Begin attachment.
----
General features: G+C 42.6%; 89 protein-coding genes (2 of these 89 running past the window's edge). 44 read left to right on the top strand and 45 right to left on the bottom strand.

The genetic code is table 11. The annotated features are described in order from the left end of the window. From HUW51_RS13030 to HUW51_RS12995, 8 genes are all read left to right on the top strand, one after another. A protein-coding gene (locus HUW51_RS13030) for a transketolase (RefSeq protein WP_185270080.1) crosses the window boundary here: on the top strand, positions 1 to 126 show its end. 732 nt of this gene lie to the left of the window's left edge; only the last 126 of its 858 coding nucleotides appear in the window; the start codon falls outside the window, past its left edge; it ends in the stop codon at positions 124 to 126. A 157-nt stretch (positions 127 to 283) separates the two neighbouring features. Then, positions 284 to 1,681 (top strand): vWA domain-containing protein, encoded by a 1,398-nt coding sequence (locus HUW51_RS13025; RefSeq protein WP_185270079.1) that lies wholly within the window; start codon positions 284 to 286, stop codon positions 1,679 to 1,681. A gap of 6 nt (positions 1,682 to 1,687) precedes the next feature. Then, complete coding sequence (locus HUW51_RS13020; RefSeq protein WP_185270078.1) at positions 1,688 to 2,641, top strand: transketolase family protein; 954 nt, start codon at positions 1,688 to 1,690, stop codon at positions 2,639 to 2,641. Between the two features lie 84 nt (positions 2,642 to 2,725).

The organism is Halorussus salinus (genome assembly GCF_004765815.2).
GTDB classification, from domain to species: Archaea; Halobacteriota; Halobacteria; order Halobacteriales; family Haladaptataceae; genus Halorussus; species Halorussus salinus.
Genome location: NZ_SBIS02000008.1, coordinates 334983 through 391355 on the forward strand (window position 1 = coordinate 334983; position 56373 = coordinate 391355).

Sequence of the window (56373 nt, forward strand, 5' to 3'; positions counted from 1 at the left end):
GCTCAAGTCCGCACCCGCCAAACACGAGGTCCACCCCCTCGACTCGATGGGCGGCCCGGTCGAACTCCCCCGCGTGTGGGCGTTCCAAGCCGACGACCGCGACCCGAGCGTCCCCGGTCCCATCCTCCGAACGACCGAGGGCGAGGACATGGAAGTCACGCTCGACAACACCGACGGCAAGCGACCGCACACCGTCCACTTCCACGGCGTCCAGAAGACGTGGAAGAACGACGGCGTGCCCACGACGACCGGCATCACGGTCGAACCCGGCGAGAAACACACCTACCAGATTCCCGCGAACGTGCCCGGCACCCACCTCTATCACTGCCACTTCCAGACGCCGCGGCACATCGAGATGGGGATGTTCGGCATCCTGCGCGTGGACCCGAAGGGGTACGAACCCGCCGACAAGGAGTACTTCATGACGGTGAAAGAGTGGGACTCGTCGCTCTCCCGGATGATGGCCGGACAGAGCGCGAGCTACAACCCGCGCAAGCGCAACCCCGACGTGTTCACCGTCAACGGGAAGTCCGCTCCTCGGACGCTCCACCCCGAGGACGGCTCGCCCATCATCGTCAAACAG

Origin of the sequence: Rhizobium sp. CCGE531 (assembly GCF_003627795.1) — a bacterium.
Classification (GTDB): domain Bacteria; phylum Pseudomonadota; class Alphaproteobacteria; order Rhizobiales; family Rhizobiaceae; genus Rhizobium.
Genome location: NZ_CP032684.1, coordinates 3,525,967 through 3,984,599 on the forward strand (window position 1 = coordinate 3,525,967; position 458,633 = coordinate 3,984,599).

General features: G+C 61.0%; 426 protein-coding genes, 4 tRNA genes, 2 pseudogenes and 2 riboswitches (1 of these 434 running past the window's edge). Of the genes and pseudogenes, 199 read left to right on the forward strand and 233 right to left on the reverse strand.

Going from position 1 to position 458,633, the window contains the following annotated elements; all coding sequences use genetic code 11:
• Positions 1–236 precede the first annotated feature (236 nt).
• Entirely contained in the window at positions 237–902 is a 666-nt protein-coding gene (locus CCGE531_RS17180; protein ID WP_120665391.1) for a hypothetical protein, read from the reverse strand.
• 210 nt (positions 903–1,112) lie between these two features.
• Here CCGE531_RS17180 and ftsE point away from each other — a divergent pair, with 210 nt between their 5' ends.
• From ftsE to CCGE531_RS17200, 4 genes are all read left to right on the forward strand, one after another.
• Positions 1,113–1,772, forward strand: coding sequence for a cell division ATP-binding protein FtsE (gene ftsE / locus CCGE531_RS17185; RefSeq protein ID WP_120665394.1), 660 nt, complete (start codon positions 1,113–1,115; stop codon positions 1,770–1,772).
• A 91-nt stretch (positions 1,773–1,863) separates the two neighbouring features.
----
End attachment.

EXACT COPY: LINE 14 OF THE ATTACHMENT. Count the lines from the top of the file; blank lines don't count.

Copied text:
• Entirely contained in the window at positions 237–902 is a 666-nt protein-coding gene (locus CCGE531_RS17180; protein ID WP_120665391.1) for a hypothetical protein, read from the reverse strand.